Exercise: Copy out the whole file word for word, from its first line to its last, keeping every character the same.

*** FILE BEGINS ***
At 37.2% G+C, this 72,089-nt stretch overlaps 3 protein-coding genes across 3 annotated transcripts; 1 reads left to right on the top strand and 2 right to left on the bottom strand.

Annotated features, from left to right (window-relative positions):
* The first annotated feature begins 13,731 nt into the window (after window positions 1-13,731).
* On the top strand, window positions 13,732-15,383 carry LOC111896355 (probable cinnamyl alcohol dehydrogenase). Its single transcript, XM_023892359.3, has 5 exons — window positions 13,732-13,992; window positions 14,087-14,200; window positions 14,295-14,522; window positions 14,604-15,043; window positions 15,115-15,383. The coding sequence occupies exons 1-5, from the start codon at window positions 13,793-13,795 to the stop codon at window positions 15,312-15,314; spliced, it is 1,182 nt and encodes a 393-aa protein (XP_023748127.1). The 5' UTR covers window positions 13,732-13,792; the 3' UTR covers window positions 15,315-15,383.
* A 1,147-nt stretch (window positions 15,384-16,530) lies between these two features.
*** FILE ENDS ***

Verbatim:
At 37.2% G+C, this 72,089-nt stretch overlaps 3 protein-coding genes across 3 annotated transcripts; 1 reads left to right on the top strand and 2 right to left on the bottom strand.

Annotated features, from left to right (window-relative positions):
* The first annotated feature begins 13,731 nt into the window (after window positions 1-13,731).
* On the top strand, window positions 13,732-15,383 carry LOC111896355 (probable cinnamyl alcohol dehydrogenase). Its single transcript, XM_023892359.3, has 5 exons — window positions 13,732-13,992; window positions 14,087-14,200; window positions 14,295-14,522; window positions 14,604-15,043; window positions 15,115-15,383. The coding sequence occupies exons 1-5, from the start codon at window positions 13,793-13,795 to the stop codon at window positions 15,312-15,314; spliced, it is 1,182 nt and encodes a 393-aa protein (XP_023748127.1). The 5' UTR covers window positions 13,732-13,792; the 3' UTR covers window positions 15,315-15,383.
* A 1,147-nt stretch (window positions 15,384-16,530) lies between these two features.